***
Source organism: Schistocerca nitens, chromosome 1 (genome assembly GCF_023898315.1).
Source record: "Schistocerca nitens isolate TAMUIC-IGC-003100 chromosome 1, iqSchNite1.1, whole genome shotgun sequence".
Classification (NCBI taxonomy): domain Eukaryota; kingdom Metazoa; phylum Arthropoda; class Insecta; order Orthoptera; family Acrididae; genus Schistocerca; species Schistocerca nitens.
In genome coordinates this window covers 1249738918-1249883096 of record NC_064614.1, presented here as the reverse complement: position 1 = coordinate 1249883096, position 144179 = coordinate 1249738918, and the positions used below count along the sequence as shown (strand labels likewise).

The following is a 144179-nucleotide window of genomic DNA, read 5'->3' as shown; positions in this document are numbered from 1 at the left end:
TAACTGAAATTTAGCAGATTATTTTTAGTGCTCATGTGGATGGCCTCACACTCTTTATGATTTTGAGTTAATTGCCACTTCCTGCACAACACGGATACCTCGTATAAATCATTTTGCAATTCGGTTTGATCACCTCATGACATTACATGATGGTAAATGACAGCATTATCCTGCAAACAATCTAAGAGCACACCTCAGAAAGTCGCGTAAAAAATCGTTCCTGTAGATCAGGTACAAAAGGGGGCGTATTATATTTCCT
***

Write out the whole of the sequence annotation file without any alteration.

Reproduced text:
Source organism: Schistocerca nitens, chromosome 1 (genome assembly GCF_023898315.1).
Source record: "Schistocerca nitens isolate TAMUIC-IGC-003100 chromosome 1, iqSchNite1.1, whole genome shotgun sequence".
Classification (NCBI taxonomy): domain Eukaryota; kingdom Metazoa; phylum Arthropoda; class Insecta; order Orthoptera; family Acrididae; genus Schistocerca; species Schistocerca nitens.
In genome coordinates this window covers 1249738918-1249883096 of record NC_064614.1, presented here as the reverse complement: position 1 = coordinate 1249883096, position 144179 = coordinate 1249738918, and the positions used below count along the sequence as shown (strand labels likewise).

The following is a 144179-nucleotide window of genomic DNA, read 5'->3' as shown; positions in this document are numbered from 1 at the left end:
TAACTGAAATTTAGCAGATTATTTTTAGTGCTCATGTGGATGGCCTCACACTCTTTATGATTTTGAGTTAATTGCCACTTCCTGCACAACACGGATACCTCGTATAAATCATTTTGCAATTCGGTTTGATCACCTCATGACATTACATGATGGTAAATGACAGCATTATCCTGCAAACAATCTAAGAGCACACCTCAGAAAGTCGCGTAAAAAATCGTTCCTGTAGATCAGGTACAAAAGGGGGCGTATTATATTTCCT